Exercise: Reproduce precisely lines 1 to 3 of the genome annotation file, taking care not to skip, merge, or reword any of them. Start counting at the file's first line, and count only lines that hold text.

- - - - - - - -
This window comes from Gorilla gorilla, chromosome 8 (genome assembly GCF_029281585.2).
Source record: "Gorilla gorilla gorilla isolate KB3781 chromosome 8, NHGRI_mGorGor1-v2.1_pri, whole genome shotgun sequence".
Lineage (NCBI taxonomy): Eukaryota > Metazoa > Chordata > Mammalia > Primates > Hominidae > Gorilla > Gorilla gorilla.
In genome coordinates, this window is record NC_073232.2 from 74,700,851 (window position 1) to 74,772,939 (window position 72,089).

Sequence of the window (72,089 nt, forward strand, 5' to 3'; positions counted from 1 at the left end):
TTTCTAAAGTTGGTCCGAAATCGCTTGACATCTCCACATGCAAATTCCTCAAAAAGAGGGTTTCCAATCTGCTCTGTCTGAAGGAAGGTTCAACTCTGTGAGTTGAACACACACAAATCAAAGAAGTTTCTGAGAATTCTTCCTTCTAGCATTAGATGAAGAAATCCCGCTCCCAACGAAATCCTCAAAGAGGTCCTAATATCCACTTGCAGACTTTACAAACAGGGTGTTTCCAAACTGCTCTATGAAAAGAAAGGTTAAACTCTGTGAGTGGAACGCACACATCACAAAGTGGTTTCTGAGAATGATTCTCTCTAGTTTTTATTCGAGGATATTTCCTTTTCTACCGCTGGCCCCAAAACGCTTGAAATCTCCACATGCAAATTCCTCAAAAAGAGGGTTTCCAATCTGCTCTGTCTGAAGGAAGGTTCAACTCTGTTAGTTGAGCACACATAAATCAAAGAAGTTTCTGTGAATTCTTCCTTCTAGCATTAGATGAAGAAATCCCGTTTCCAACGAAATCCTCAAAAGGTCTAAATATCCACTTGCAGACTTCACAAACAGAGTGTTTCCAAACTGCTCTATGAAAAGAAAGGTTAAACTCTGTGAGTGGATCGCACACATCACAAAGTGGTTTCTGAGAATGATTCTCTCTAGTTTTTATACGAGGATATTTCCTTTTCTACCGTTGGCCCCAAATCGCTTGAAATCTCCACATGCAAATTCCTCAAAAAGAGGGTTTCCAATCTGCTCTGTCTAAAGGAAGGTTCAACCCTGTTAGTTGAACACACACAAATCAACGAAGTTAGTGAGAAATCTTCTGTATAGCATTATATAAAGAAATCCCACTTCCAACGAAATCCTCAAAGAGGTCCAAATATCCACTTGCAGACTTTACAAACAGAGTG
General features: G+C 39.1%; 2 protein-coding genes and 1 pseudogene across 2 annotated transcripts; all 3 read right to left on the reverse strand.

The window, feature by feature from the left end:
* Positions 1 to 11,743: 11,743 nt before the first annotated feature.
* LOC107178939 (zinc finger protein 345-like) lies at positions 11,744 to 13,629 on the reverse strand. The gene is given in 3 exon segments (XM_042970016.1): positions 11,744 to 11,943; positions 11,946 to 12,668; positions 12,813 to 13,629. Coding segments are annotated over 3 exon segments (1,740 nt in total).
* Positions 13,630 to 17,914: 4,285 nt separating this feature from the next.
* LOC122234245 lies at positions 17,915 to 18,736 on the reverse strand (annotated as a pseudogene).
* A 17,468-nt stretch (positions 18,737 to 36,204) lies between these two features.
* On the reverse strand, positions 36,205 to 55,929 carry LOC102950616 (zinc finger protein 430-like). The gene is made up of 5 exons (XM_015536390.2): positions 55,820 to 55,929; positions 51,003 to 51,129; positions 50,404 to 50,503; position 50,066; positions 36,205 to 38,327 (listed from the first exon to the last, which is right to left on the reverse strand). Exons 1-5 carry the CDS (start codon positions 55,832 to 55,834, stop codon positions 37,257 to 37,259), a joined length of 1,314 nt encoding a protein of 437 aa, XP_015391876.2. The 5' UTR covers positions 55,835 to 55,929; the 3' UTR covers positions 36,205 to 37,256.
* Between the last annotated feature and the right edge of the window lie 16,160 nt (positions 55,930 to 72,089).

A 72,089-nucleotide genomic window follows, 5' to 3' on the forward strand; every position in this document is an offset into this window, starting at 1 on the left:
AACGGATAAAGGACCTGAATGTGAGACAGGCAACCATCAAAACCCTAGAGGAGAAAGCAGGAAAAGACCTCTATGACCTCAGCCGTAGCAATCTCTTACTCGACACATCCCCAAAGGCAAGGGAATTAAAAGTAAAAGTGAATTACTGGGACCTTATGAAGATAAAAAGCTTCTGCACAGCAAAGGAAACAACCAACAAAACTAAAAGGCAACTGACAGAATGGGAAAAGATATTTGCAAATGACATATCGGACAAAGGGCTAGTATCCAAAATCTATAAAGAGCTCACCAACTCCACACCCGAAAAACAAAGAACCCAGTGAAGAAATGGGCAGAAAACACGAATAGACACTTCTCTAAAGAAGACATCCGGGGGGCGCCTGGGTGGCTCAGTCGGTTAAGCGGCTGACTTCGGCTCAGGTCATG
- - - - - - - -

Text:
This window comes from Gorilla gorilla, chromosome 8 (genome assembly GCF_029281585.2).
Source record: "Gorilla gorilla gorilla isolate KB3781 chromosome 8, NHGRI_mGorGor1-v2.1_pri, whole genome shotgun sequence".
Lineage (NCBI taxonomy): Eukaryota > Metazoa > Chordata > Mammalia > Primates > Hominidae > Gorilla > Gorilla gorilla.